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The delay in efficiently preparing for the COVID-19 pandemic due to a combination of unhelpfulness and deceit by the Chinese government “highlights the potential dangers of our globalized world.”

To reestablish stability, National Center President David Ridenour suggests a repatriation of the supply chain for items such as medical goods and drugs. Right now, America is simply too dependent upon China. But this is neither a quick nor easy fix. David advises:

[L]ike anything worth doing, Buy American initiatives are worth doing well. Let’s hope policymakers realize that before pushing through half-baked plans.

In a Townhall commentary, David does provide good news about America’s medical reliance on China. It is, in fact, not as bad as many have thought:

America is less dependent on China for essential products than many Buy American advocates believe. We already manufacture 70 percent of essential medical equipment domestically. Of the remaining 30 percent, most comes from Ireland, Germany, and Switzerland. China trails as the fourth-largest supplier…

The United States may also be less reliant on China for medicines than many believe. Twenty-eight percent of facilities capable of manufacturing “active pharmaceutical ingredients” (API) – the chemicals used to make drugs – are based in the United States, 26 percent are based in the European Union and 18 percent are based in India. China lags behind at just 13 percent. Only three of the 370 drugs deemed “essential” by the World Health Organization contain active pharmaceutical ingredients sourced solely from China.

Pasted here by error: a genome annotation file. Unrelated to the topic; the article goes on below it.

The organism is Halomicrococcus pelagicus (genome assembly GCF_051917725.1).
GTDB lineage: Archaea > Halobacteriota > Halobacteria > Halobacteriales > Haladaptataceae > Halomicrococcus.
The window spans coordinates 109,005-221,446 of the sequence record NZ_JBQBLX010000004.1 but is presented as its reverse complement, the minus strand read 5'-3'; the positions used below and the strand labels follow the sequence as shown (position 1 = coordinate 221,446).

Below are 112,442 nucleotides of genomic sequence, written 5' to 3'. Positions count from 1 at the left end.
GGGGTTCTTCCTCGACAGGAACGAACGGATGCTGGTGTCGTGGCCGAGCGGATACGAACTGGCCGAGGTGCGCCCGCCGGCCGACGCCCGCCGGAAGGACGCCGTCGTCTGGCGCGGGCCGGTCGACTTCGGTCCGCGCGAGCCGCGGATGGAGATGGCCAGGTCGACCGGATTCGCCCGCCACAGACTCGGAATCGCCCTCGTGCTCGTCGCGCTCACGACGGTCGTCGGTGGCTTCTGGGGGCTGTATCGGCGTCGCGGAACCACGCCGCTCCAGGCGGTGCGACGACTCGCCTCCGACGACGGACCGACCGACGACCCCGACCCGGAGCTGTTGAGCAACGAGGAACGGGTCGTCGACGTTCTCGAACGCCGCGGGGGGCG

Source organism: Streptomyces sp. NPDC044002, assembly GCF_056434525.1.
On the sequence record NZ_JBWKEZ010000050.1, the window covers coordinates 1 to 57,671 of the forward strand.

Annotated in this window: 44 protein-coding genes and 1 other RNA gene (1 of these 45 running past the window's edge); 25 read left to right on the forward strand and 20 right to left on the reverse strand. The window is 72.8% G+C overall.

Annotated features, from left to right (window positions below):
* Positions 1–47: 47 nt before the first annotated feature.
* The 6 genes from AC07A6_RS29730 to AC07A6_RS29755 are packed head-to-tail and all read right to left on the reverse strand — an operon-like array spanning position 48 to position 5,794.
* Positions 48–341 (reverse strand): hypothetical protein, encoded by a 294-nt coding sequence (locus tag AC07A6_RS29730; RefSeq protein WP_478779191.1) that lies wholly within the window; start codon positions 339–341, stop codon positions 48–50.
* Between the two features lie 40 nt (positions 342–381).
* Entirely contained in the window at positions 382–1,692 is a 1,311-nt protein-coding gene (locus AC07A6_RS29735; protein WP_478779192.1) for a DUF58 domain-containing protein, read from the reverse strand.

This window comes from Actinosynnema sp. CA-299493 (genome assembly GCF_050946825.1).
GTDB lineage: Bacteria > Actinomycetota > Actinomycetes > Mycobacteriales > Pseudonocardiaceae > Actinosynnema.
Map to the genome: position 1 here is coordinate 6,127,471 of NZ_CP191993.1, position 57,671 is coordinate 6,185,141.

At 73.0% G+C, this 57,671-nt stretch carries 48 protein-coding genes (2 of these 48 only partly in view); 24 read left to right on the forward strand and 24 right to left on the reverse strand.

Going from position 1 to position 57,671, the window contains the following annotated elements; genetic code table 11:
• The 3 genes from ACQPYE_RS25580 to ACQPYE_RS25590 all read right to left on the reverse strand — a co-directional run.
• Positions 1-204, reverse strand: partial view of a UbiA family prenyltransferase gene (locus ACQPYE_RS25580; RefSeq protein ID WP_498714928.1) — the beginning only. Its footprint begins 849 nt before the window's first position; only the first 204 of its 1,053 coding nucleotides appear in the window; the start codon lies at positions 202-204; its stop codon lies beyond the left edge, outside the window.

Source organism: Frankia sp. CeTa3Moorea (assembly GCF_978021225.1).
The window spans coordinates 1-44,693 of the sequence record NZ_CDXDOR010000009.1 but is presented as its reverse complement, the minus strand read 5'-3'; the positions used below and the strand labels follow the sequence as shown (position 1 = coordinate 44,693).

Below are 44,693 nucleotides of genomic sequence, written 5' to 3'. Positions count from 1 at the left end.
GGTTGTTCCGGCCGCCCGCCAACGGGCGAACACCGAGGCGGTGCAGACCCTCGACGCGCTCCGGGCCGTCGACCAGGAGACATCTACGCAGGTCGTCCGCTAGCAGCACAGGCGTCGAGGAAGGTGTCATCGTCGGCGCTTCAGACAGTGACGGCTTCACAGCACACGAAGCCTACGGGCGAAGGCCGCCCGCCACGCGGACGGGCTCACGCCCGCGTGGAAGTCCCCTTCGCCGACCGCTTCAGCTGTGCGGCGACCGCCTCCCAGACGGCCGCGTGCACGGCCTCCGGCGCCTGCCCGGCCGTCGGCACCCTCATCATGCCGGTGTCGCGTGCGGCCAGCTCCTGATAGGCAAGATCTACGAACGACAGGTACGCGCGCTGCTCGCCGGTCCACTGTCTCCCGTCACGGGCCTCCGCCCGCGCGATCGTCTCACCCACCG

This data might not provide a complete picture of the essential drug supply chain, but it does tell us that reports suggesting 80% of our drugs come from China are wild exaggerations.

To further distance the United States from China, David suggests more economic incentives and lower corporate taxes to entice manufacturers not to locate their facilities abroad. Additionally, “a targeted repatriation plan,” something that was authorized for medical supplies in the CARES Act, could prioritize, diversify and create a smooth transition for the implementation of Buy American policies.

With the possibility of executive action on the horizon that could mandate the establishment of certain domestic manufacturing – especially for medical products and pharmaceuticals  – immediate and careful planning is a wise move.

Click here to read all of David’s commentary – “The Right Way to Buy American? Slow and Steady” – at the Townhall website.

Townhall is a part of Salem Media, and is a multifaceted media organization that includes radio, blogging and podcasting. Other writers for Townhall include Dennis Prager, Hugh Hewitt and Bill Bennett.

The post Slow and Steady Wins Back American Manufacturing appeared first on The National Center.

Author: David Almasi